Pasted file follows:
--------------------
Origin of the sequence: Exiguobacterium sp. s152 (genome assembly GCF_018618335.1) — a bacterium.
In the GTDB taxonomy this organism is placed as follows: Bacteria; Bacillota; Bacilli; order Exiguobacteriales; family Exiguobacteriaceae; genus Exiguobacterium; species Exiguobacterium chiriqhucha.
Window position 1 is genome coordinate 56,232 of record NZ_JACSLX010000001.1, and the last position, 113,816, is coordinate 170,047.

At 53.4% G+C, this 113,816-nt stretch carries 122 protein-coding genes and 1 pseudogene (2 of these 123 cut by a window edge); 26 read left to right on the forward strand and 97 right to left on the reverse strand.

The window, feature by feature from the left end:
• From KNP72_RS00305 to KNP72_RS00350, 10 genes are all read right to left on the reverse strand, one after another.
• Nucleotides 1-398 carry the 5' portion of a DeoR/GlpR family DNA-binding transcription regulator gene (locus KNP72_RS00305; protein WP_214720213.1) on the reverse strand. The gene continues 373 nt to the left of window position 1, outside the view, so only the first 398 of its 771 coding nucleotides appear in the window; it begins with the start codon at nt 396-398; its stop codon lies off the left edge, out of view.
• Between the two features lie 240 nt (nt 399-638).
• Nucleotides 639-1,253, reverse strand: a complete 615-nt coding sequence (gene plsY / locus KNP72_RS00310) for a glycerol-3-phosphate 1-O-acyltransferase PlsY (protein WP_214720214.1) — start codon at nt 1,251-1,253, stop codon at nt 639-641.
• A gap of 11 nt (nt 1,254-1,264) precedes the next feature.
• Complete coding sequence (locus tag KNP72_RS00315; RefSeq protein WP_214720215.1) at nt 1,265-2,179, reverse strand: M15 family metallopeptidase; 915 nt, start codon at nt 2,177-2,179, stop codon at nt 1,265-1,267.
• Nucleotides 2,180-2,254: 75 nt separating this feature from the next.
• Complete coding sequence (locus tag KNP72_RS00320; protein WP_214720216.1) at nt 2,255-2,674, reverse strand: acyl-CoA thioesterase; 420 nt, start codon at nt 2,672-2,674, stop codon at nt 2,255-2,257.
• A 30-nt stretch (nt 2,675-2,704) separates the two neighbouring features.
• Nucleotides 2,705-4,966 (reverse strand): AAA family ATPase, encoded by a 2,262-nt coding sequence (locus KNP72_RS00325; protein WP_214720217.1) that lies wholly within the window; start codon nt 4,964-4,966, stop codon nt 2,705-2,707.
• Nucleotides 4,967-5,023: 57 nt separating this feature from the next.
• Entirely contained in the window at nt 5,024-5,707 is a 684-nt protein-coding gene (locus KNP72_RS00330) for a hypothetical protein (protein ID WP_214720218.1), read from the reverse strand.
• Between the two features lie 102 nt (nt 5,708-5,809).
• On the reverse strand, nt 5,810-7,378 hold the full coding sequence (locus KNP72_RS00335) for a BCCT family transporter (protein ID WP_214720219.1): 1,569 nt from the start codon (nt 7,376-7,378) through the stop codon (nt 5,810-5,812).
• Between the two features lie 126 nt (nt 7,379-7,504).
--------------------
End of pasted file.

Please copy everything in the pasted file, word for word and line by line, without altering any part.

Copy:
Origin of the sequence: Exiguobacterium sp. s152 (genome assembly GCF_018618335.1) — a bacterium.
In the GTDB taxonomy this organism is placed as follows: Bacteria; Bacillota; Bacilli; order Exiguobacteriales; family Exiguobacteriaceae; genus Exiguobacterium; species Exiguobacterium chiriqhucha.
Window position 1 is genome coordinate 56,232 of record NZ_JACSLX010000001.1, and the last position, 113,816, is coordinate 170,047.

At 53.4% G+C, this 113,816-nt stretch carries 122 protein-coding genes and 1 pseudogene (2 of these 123 cut by a window edge); 26 read left to right on the forward strand and 97 right to left on the reverse strand.

The window, feature by feature from the left end:
• From KNP72_RS00305 to KNP72_RS00350, 10 genes are all read right to left on the reverse strand, one after another.
• Nucleotides 1-398 carry the 5' portion of a DeoR/GlpR family DNA-binding transcription regulator gene (locus KNP72_RS00305; protein WP_214720213.1) on the reverse strand. The gene continues 373 nt to the left of window position 1, outside the view, so only the first 398 of its 771 coding nucleotides appear in the window; it begins with the start codon at nt 396-398; its stop codon lies off the left edge, out of view.
• Between the two features lie 240 nt (nt 399-638).
• Nucleotides 639-1,253, reverse strand: a complete 615-nt coding sequence (gene plsY / locus KNP72_RS00310) for a glycerol-3-phosphate 1-O-acyltransferase PlsY (protein WP_214720214.1) — start codon at nt 1,251-1,253, stop codon at nt 639-641.
• A gap of 11 nt (nt 1,254-1,264) precedes the next feature.
• Complete coding sequence (locus tag KNP72_RS00315; RefSeq protein WP_214720215.1) at nt 1,265-2,179, reverse strand: M15 family metallopeptidase; 915 nt, start codon at nt 2,177-2,179, stop codon at nt 1,265-1,267.
• Nucleotides 2,180-2,254: 75 nt separating this feature from the next.
• Complete coding sequence (locus tag KNP72_RS00320; protein WP_214720216.1) at nt 2,255-2,674, reverse strand: acyl-CoA thioesterase; 420 nt, start codon at nt 2,672-2,674, stop codon at nt 2,255-2,257.
• A 30-nt stretch (nt 2,675-2,704) separates the two neighbouring features.
• Nucleotides 2,705-4,966 (reverse strand): AAA family ATPase, encoded by a 2,262-nt coding sequence (locus KNP72_RS00325; protein WP_214720217.1) that lies wholly within the window; start codon nt 4,964-4,966, stop codon nt 2,705-2,707.
• Nucleotides 4,967-5,023: 57 nt separating this feature from the next.
• Entirely contained in the window at nt 5,024-5,707 is a 684-nt protein-coding gene (locus KNP72_RS00330) for a hypothetical protein (protein ID WP_214720218.1), read from the reverse strand.
• Between the two features lie 102 nt (nt 5,708-5,809).
• On the reverse strand, nt 5,810-7,378 hold the full coding sequence (locus KNP72_RS00335) for a BCCT family transporter (protein ID WP_214720219.1): 1,569 nt from the start codon (nt 7,376-7,378) through the stop codon (nt 5,810-5,812).
• Between the two features lie 126 nt (nt 7,379-7,504).